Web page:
Verschaeve L. Genetic damage in subjects exposed to radiofrequency radiation. Mutat Res. Nov 27 2008 Ahead of print.
Due to the widespread use of cellular phones and telecommunications and the possibility that exposure to radiofrequency (RF) radiation might interact with DNA and cause genetic damage, several studies were conducted on laboratory animals, cell culture and also on humans exposed to RF radiation. The results of those studies were inconclusive as many have showed very small or no effects while others showed increased genetic damage. Thermal effects of exposure were thought to contribute to the increased genetic effects. And in other studies, exposures to other environmental carcinogens/mutagens merit further attention. Small number of exposed subjects prevented a firm conclusion about the effects of radiation exposure. Furthermore exposure levels in all studies were not known as only approximate dose estimates were provided.
The author reviewed studies that have been conducted on individuals exposed to radiofrequency (RF) radiation.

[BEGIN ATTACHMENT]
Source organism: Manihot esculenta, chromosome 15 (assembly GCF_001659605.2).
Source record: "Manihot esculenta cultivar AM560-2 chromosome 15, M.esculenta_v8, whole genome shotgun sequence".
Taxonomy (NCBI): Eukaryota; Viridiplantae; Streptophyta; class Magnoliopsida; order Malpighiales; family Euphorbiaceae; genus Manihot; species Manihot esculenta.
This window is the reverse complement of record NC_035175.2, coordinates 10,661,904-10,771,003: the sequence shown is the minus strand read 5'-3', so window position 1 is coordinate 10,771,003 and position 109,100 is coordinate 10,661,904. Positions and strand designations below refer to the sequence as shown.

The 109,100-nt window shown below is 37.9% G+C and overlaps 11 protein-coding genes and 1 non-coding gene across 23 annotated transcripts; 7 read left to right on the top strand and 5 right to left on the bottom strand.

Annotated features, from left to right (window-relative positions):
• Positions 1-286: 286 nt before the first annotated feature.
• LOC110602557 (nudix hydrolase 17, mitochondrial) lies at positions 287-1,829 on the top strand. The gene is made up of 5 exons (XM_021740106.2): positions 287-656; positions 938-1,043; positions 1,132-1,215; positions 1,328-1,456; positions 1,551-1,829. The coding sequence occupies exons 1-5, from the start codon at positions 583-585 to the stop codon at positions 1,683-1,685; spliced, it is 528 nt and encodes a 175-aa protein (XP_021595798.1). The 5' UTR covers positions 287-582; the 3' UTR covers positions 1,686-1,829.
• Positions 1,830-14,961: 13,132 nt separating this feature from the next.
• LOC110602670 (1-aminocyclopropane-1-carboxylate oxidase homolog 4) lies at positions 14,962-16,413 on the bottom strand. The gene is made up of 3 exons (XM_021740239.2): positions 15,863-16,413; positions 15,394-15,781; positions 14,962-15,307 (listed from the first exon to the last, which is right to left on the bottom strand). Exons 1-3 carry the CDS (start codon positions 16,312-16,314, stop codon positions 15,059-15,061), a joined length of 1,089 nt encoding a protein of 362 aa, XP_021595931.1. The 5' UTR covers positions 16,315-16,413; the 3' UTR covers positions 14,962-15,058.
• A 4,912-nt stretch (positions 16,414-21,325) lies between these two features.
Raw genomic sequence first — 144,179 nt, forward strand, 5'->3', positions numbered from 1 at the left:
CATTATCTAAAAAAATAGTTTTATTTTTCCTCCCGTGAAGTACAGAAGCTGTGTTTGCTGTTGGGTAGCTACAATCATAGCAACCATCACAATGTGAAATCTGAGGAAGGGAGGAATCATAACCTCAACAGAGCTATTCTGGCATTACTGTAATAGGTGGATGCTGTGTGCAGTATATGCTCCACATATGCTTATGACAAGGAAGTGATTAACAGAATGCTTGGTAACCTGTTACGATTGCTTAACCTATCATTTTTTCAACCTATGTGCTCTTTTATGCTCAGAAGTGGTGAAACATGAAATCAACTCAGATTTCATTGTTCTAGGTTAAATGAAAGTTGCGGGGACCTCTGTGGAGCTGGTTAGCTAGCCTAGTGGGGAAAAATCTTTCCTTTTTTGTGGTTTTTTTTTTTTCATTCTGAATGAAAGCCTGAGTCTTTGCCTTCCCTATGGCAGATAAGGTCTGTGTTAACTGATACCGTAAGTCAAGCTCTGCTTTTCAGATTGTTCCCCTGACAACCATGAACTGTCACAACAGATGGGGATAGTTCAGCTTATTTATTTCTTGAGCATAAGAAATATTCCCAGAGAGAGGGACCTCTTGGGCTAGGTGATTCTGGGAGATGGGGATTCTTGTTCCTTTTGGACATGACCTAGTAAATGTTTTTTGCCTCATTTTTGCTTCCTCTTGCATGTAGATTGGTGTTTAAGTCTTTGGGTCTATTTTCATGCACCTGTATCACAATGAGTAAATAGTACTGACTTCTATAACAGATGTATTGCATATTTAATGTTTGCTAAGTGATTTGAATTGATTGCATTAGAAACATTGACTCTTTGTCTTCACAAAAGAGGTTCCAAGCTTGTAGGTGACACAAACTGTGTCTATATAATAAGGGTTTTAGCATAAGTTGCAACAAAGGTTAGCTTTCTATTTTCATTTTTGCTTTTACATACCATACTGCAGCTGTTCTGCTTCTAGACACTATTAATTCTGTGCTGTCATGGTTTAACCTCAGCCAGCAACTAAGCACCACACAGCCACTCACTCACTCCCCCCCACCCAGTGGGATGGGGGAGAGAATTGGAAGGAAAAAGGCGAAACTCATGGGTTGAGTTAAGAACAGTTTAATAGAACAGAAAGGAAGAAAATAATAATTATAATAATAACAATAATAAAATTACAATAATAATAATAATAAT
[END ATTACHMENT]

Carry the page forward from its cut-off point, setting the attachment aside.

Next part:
The first type of studies reviewed were those investigating cytogenetic effects in occupationally exposed subjects. Some of the reviewed studies found an increased frequency of genetic damage (chromosomal aberrations, acentric and dicentric chromosomal fragments, micronuclei formation, chromatid exchanges). However, most of the studies were based on small number of exposed subjects and other studies compared the exposed subjects with historical controls. Smoking and recent x-ray exposures may have confounded the results of some studies.
The author also reviewed the second type of studies on cytogenetic effects of mobile phone users. Several studies were conducted on cell phone users by analyzing peripheral lymphocytes or buccal mucosa for micronucleus formation and chromosomal aberrations. Some of the studies showed increased frequencies of genetic damage. However, studies suffered from a number of methodological shortcomings.
Discussion and Conclusion
The author finally concludes that due to several limitations of the reviewed studies, a firm conclusion cannot be drawn on the effects of radiofrequency radiation. However, the fact that amongst 16 human cytogenetic biomonitoring studies only 3 did not find cytogenetic damage raises concerns. Therefore, the author recommended large, well coordinated, multi-centred, collaborative investigation with the participation of scientists with extensive expertise in cytogenetics and RF-dosimetry. The author also recommended that other expertise should include the participation of other scientists (maybe epidemiologists in human biomonitoring studies) and scientists with experience and a publication record demonstrating that parameters other than RF-intensity and frequency are important to control because they can have biological consequences.